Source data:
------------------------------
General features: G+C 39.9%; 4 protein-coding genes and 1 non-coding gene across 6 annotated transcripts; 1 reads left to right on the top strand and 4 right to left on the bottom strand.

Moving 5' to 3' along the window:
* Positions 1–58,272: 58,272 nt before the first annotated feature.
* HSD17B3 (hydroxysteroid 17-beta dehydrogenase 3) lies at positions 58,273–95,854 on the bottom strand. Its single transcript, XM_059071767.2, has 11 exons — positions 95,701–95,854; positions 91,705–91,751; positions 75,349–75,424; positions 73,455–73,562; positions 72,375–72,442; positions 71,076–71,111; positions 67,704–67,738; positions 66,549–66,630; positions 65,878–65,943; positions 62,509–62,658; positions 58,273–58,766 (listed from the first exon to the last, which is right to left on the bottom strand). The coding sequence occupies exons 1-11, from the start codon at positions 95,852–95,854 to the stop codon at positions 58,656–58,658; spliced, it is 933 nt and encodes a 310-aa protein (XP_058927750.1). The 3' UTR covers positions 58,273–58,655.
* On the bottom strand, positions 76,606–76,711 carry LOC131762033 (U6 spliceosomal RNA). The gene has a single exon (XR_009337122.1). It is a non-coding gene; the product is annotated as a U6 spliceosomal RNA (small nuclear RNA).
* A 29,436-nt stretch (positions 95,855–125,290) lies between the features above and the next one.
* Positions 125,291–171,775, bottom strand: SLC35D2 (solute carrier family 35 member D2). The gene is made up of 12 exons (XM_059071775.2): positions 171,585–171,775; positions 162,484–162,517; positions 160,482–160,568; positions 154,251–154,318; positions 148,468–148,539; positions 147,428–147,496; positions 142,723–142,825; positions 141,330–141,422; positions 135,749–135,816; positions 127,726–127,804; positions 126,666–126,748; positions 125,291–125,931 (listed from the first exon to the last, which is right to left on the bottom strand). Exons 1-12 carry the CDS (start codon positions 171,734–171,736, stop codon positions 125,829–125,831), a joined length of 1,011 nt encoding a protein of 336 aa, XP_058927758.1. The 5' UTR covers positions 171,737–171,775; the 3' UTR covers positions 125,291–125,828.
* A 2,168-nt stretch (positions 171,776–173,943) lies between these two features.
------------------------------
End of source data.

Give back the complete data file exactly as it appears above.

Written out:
General features: G+C 39.9%; 4 protein-coding genes and 1 non-coding gene across 6 annotated transcripts; 1 reads left to right on the top strand and 4 right to left on the bottom strand.

Moving 5' to 3' along the window:
* Positions 1–58,272: 58,272 nt before the first annotated feature.
* HSD17B3 (hydroxysteroid 17-beta dehydrogenase 3) lies at positions 58,273–95,854 on the bottom strand. Its single transcript, XM_059071767.2, has 11 exons — positions 95,701–95,854; positions 91,705–91,751; positions 75,349–75,424; positions 73,455–73,562; positions 72,375–72,442; positions 71,076–71,111; positions 67,704–67,738; positions 66,549–66,630; positions 65,878–65,943; positions 62,509–62,658; positions 58,273–58,766 (listed from the first exon to the last, which is right to left on the bottom strand). The coding sequence occupies exons 1-11, from the start codon at positions 95,852–95,854 to the stop codon at positions 58,656–58,658; spliced, it is 933 nt and encodes a 310-aa protein (XP_058927750.1). The 3' UTR covers positions 58,273–58,655.
* On the bottom strand, positions 76,606–76,711 carry LOC131762033 (U6 spliceosomal RNA). The gene has a single exon (XR_009337122.1). It is a non-coding gene; the product is annotated as a U6 spliceosomal RNA (small nuclear RNA).
* A 29,436-nt stretch (positions 95,855–125,290) lies between the features above and the next one.
* Positions 125,291–171,775, bottom strand: SLC35D2 (solute carrier family 35 member D2). The gene is made up of 12 exons (XM_059071775.2): positions 171,585–171,775; positions 162,484–162,517; positions 160,482–160,568; positions 154,251–154,318; positions 148,468–148,539; positions 147,428–147,496; positions 142,723–142,825; positions 141,330–141,422; positions 135,749–135,816; positions 127,726–127,804; positions 126,666–126,748; positions 125,291–125,931 (listed from the first exon to the last, which is right to left on the bottom strand). Exons 1-12 carry the CDS (start codon positions 171,734–171,736, stop codon positions 125,829–125,831), a joined length of 1,011 nt encoding a protein of 336 aa, XP_058927758.1. The 5' UTR covers positions 171,737–171,775; the 3' UTR covers positions 125,291–125,828.
* A 2,168-nt stretch (positions 171,776–173,943) lies between these two features.